Another case, more closer to home, was recorded by the Rev. John J. Daniell in his book ‘The History of Warminster’.
He wrote: "In the month of August 1816, as some workmen were quarrying stone on the east side of the town, near the garden of Mr. John Daniell, on the Boreham Road, they discovered in the middle of a stratum of sandstone, a live toad and a newt. The interior of the shell in which they were found was perfectly smooth, without the least aperture, and at least nine feet below the surface. On their being exposed to the air the colour of both animals altered, and life for a few minutes seemed suspended. They revived, and lived for about four hours, exhibiting occasionally symptoms of pain, and convulsive motions about the throat. Their mouths seemed to be firmly closed, in so much that on being immersed in alcohol though producing violent strugglings, they did not open them, being closed with a kind of glutinous matter. How long they might have lived cannot be known but probably not long, as during the first four hours they continued torpid."

All of this, of course, poses the question: how did the toads (and the newt for that matter) get inside such stones and how could they live trapped inside. It is most likely that with the coming of winter, the toad hides itself away for hibnernation by crawling into a crack in a block of limestone. While inside, drops of water dripping on the stone become mixed with dissolved calcium carbonate, which seal the toad in its prison cell. Toads, like snakes, are cold-blooded creatures and can live for a few years off the fat reserves under their skin, burning energy slowly while they are inactive during hibernation. Obviously, there must be a limit to how long they can survive in this way; and those that have been discovered so by workmen splitting such rocks, were within their limits for survival in this way.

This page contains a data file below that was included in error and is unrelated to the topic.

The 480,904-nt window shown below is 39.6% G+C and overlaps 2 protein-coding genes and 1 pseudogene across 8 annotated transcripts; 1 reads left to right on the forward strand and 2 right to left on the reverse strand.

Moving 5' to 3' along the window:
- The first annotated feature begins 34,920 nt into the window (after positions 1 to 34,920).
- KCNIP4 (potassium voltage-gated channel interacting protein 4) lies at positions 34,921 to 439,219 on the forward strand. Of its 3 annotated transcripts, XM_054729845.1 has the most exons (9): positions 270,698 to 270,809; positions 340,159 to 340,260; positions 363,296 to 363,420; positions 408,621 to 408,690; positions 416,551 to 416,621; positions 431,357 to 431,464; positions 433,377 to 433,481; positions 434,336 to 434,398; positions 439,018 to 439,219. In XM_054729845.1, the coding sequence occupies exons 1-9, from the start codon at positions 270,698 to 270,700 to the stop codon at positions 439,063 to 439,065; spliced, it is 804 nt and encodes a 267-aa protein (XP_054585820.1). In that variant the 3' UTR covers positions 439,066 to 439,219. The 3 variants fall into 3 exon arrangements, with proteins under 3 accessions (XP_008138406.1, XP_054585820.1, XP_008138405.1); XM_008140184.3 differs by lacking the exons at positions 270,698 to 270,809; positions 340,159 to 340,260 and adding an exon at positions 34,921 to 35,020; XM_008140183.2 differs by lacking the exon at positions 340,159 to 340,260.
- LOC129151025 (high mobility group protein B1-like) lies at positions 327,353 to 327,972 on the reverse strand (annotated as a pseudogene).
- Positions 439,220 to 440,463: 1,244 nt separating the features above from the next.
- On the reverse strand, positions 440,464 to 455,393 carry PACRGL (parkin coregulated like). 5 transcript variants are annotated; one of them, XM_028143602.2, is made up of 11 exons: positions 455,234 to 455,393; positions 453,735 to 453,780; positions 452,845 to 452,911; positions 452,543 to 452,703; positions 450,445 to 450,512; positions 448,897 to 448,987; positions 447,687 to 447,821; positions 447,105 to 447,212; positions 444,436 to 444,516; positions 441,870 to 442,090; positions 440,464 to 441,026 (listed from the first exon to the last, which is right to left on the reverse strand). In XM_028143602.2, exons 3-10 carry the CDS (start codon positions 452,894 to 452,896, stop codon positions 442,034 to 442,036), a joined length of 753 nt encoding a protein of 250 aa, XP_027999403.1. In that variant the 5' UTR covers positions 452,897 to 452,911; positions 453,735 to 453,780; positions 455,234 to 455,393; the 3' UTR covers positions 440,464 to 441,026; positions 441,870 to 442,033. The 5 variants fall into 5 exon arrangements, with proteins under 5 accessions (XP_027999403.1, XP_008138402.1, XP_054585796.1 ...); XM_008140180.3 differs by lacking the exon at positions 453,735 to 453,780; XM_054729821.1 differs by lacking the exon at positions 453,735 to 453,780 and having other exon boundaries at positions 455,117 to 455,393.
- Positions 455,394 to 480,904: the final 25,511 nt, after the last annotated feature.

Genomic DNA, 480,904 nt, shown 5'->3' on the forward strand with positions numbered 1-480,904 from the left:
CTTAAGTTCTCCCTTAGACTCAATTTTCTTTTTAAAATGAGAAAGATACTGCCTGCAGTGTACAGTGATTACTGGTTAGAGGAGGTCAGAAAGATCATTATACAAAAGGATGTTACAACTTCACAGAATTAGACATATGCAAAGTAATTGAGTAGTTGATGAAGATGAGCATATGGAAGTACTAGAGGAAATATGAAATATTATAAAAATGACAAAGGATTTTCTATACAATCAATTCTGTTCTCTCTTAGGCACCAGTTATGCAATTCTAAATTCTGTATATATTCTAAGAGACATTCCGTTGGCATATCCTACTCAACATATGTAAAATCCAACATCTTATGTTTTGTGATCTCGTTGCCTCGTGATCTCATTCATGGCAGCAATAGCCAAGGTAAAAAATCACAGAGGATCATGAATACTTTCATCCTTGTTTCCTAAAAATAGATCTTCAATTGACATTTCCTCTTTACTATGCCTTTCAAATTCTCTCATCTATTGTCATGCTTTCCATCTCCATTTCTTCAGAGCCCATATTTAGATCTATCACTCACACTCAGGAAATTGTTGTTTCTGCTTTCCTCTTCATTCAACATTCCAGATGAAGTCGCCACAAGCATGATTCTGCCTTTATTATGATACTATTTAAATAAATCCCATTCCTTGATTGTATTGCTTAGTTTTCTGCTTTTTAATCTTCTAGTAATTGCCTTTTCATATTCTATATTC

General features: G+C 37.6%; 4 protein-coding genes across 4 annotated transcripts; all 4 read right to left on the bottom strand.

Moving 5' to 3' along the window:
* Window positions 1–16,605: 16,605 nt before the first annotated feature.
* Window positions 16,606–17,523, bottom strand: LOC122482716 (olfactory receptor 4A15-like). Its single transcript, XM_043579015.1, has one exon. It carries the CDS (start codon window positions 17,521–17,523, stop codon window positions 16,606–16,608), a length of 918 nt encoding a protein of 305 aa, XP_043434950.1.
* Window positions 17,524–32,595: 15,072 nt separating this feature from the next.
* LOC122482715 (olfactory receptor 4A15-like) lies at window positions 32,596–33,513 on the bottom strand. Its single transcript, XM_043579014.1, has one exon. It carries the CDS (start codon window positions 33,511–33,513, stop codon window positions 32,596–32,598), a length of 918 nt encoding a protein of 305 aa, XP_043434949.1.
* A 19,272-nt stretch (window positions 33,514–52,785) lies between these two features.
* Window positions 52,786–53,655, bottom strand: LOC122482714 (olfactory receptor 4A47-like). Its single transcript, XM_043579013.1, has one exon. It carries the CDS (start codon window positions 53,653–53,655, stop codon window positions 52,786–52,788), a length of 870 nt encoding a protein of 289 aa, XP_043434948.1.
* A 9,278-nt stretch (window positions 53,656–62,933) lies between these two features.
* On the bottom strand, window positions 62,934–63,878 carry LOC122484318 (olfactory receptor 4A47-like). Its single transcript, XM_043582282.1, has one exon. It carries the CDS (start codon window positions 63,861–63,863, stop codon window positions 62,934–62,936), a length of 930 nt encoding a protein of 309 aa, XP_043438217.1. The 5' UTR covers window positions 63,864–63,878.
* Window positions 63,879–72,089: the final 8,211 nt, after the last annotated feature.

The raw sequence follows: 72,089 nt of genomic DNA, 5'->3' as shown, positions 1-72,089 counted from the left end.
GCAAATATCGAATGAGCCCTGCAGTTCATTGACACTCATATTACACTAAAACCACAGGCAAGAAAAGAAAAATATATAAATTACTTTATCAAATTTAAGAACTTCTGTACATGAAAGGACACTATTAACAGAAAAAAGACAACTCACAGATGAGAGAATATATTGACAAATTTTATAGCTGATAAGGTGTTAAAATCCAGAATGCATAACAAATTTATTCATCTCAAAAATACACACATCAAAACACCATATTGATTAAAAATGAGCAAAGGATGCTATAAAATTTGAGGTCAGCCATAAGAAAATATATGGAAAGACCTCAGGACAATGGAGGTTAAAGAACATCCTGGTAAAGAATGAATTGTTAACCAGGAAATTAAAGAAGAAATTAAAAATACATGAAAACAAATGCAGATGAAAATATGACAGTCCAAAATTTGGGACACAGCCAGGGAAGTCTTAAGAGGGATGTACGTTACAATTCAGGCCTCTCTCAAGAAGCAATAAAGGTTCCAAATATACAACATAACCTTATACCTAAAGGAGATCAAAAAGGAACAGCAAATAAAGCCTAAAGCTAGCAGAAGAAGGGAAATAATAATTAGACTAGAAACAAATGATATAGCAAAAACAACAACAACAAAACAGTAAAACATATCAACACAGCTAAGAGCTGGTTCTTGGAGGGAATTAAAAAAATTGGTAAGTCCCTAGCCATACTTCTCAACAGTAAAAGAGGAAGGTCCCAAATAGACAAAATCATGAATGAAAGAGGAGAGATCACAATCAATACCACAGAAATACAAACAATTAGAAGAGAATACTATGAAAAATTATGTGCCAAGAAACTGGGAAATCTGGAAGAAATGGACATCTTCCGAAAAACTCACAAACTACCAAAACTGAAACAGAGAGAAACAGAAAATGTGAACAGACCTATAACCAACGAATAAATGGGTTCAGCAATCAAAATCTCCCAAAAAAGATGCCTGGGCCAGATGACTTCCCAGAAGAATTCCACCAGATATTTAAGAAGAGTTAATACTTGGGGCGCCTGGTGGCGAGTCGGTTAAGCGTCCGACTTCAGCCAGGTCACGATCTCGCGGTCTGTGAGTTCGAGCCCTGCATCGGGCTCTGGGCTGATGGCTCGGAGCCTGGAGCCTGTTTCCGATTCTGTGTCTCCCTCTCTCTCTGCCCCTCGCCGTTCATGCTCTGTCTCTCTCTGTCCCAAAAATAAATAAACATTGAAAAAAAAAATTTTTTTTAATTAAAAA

Danny Howell.